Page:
I called him up with the place he absolutely needed to meet me at. Lab Sigma, aka the one of the places I bought after everyone, or almost everyone, had jumped ship. Miss Jackson had shut it down rather than use the place. It had originally been part of agricultural research. Genetic modification of plants. Trying to make bigger ears of corn or bananas that are more resistant to viruses and fungal infections. It used to have protesters, but they stopped. Not because they realized they were wrong; because they thought they won when the place closed up.
They then presumably went home and enjoyed a heaping helping of aurochs, Mexican grasses, and small Peruvian tubers, just as they used to exist during the stone age back before cattle, corn, and potatoes were a thing.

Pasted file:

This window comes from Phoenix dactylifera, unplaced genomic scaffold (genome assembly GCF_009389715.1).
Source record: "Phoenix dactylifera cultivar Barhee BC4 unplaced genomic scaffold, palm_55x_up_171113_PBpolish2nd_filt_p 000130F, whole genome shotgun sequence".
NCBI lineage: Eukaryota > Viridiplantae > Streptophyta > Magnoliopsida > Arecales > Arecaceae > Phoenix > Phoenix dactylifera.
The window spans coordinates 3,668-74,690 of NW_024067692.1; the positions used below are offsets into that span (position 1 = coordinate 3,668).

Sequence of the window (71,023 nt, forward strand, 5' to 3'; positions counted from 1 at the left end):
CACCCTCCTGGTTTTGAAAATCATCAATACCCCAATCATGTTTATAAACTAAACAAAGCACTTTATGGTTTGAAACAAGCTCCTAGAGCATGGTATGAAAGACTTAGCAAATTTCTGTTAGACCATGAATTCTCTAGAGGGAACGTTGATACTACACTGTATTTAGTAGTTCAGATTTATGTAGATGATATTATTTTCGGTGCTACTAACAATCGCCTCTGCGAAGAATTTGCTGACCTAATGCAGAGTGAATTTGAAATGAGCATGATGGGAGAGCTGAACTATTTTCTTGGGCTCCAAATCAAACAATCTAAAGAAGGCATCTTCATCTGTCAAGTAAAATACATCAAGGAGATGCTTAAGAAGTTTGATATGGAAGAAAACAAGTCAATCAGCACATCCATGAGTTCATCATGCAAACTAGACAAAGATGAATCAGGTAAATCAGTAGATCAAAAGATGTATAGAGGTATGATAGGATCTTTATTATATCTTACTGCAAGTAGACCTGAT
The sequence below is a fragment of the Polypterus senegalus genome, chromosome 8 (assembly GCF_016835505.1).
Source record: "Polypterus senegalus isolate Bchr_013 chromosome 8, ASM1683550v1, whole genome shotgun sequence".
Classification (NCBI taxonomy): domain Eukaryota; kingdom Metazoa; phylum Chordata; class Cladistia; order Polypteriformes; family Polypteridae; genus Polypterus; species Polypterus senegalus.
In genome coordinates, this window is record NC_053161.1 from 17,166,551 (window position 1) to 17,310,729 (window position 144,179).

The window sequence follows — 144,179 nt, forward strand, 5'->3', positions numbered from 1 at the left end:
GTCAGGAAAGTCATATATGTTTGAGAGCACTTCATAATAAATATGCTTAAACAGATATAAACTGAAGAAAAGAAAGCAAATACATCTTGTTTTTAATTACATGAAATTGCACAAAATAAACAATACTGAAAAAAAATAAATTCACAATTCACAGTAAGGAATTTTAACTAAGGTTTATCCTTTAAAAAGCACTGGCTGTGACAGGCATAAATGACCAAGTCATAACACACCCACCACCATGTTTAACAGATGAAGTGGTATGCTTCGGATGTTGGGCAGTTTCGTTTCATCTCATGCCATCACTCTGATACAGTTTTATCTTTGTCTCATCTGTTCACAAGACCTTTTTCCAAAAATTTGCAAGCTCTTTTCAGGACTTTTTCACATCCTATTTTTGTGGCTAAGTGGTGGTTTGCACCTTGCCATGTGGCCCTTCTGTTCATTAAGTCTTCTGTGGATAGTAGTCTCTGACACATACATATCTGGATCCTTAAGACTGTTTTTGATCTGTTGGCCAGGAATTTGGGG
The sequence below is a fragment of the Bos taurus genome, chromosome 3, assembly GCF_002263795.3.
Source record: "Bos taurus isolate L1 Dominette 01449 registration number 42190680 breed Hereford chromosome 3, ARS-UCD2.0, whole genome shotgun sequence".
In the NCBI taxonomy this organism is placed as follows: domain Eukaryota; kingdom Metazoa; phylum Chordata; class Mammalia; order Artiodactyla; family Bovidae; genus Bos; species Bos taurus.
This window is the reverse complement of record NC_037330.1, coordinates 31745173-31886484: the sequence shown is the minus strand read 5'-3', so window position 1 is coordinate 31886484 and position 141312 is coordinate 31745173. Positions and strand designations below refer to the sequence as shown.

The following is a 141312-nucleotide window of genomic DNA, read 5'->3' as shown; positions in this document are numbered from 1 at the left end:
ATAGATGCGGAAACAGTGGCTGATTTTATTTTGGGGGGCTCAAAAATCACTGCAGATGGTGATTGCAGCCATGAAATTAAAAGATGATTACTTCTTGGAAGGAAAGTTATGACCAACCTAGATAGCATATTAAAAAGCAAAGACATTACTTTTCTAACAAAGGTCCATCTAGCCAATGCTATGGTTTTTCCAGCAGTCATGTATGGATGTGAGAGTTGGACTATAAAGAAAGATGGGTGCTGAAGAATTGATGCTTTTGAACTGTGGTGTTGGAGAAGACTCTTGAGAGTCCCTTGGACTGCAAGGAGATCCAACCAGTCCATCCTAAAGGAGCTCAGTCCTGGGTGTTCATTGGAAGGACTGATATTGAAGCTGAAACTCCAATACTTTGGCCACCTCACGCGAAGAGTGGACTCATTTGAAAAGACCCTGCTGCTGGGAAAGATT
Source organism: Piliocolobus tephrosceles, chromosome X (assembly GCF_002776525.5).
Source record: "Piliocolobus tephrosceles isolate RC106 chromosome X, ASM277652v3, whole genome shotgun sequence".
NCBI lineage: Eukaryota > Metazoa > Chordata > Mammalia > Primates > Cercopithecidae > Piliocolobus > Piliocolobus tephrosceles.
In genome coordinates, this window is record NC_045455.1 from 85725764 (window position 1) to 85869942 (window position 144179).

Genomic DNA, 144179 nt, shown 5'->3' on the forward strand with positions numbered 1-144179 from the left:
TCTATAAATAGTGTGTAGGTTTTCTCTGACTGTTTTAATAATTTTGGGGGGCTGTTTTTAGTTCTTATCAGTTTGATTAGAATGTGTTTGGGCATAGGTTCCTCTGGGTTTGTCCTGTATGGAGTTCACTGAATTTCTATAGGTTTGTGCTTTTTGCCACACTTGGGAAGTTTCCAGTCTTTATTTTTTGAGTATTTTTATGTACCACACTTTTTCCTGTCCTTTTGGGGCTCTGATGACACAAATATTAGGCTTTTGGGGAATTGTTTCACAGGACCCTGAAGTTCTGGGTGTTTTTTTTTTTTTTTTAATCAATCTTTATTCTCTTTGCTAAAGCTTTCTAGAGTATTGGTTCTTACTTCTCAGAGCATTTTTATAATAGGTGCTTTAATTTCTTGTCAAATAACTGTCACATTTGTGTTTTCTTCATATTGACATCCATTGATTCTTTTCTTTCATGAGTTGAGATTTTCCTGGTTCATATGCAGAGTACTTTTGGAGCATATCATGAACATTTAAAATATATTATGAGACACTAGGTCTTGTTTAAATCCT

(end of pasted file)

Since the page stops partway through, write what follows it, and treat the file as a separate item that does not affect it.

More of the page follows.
It’s not like there weren’t good reasons to protest Sigma Labs. I read the files on this place. It started with good intentions. Who doesn’t want to create plants with all the amino acids necessary to make vegetarianism or veganism viable for most people? That’s a fine and dandy goal for anyone who doesn’t care about taste, but then you start mixing animal DNA with plants and before long people start trying to think up cattle that get all their energy through photosynthesis or nutrient-fixing wiener dogs. Even making it where endangered species can reproduce using spores or flowers. Which are also perfectly noble goals if someone wants to help the world.
I’m sure y’all can imagine where they went next. Of course there’s going to end up being a human affected by it all. The initially theorized ways to improve humanity. Make people hardier, stronger. Able to produce their own food, able to regrow their own limbs. Funny how everyone’s ideas on how to make humans better pretty much means making humans less human and more something else. More robotic, more plant, more animal.
Even when they aren’t as blatant about it as Hephaestus/Faustus organization, everyone’s trying to become superhuman.